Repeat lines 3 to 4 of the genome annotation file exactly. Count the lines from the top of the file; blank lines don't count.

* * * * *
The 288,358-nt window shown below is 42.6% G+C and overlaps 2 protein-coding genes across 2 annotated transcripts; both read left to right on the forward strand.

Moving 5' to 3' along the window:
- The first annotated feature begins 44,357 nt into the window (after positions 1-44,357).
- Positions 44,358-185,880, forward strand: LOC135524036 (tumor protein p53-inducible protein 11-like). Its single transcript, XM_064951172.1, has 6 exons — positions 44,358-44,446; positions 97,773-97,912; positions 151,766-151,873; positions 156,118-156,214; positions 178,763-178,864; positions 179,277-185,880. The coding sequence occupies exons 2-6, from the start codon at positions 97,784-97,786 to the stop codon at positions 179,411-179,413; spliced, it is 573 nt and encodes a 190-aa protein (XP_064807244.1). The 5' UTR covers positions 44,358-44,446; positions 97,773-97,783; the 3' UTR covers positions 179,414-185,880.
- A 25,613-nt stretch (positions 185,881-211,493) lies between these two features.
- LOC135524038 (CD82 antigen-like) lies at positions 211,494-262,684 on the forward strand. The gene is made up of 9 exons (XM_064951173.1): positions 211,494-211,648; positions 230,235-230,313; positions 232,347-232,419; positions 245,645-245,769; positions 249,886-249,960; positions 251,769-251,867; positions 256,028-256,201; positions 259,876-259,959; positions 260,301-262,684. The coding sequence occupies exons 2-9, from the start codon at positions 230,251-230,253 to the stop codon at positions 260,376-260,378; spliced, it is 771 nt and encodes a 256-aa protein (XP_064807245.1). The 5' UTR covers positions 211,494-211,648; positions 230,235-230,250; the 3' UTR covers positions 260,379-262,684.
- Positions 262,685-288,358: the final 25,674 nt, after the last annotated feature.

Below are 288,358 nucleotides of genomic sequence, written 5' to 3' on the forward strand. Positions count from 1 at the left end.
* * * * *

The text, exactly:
- The first annotated feature begins 44,357 nt into the window (after positions 1-44,357).
- Positions 44,358-185,880, forward strand: LOC135524036 (tumor protein p53-inducible protein 11-like). Its single transcript, XM_064951172.1, has 6 exons — positions 44,358-44,446; positions 97,773-97,912; positions 151,766-151,873; positions 156,118-156,214; positions 178,763-178,864; positions 179,277-185,880. The coding sequence occupies exons 2-6, from the start codon at positions 97,784-97,786 to the stop codon at positions 179,411-179,413; spliced, it is 573 nt and encodes a 190-aa protein (XP_064807244.1). The 5' UTR covers positions 44,358-44,446; positions 97,773-97,783; the 3' UTR covers positions 179,414-185,880.